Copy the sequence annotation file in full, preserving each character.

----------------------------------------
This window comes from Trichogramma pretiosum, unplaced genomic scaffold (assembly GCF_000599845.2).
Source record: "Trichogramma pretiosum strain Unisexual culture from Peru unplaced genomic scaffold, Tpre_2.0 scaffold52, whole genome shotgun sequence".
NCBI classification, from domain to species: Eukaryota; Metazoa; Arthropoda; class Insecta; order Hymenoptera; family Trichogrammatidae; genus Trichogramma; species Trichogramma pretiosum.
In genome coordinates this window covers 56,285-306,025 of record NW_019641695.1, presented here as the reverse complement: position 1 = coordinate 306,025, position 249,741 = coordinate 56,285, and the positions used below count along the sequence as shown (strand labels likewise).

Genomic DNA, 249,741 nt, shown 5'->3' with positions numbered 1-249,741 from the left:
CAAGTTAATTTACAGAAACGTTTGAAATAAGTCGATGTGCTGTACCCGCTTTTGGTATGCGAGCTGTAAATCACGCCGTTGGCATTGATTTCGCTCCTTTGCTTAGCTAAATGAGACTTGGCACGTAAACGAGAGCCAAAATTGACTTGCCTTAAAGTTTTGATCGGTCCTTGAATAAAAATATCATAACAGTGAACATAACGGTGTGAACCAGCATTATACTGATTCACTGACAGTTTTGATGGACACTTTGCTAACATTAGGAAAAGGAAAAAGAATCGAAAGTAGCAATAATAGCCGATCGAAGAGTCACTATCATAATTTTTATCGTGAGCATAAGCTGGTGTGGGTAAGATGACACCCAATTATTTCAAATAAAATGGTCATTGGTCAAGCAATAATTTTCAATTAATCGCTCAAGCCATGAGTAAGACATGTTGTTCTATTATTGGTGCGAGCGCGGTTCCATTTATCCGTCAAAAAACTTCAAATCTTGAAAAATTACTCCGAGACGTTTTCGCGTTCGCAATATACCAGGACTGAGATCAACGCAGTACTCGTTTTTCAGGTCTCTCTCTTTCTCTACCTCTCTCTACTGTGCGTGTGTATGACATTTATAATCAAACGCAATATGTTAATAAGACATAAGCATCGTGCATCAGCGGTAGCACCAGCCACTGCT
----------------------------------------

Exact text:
This window comes from Trichogramma pretiosum, unplaced genomic scaffold (assembly GCF_000599845.2).
Source record: "Trichogramma pretiosum strain Unisexual culture from Peru unplaced genomic scaffold, Tpre_2.0 scaffold52, whole genome shotgun sequence".
NCBI classification, from domain to species: Eukaryota; Metazoa; Arthropoda; class Insecta; order Hymenoptera; family Trichogrammatidae; genus Trichogramma; species Trichogramma pretiosum.
In genome coordinates this window covers 56,285-306,025 of record NW_019641695.1, presented here as the reverse complement: position 1 = coordinate 306,025, position 249,741 = coordinate 56,285, and the positions used below count along the sequence as shown (strand labels likewise).

Genomic DNA, 249,741 nt, shown 5'->3' with positions numbered 1-249,741 from the left:
CAAGTTAATTTACAGAAACGTTTGAAATAAGTCGATGTGCTGTACCCGCTTTTGGTATGCGAGCTGTAAATCACGCCGTTGGCATTGATTTCGCTCCTTTGCTTAGCTAAATGAGACTTGGCACGTAAACGAGAGCCAAAATTGACTTGCCTTAAAGTTTTGATCGGTCCTTGAATAAAAATATCATAACAGTGAACATAACGGTGTGAACCAGCATTATACTGATTCACTGACAGTTTTGATGGACACTTTGCTAACATTAGGAAAAGGAAAAAGAATCGAAAGTAGCAATAATAGCCGATCGAAGAGTCACTATCATAATTTTTATCGTGAGCATAAGCTGGTGTGGGTAAGATGACACCCAATTATTTCAAATAAAATGGTCATTGGTCAAGCAATAATTTTCAATTAATCGCTCAAGCCATGAGTAAGACATGTTGTTCTATTATTGGTGCGAGCGCGGTTCCATTTATCCGTCAAAAAACTTCAAATCTTGAAAAATTACTCCGAGACGTTTTCGCGTTCGCAATATACCAGGACTGAGATCAACGCAGTACTCGTTTTTCAGGTCTCTCTCTTTCTCTACCTCTCTCTACTGTGCGTGTGTATGACATTTATAATCAAACGCAATATGTTAATAAGACATAAGCATCGTGCATCAGCGGTAGCACCAGCCACTGCT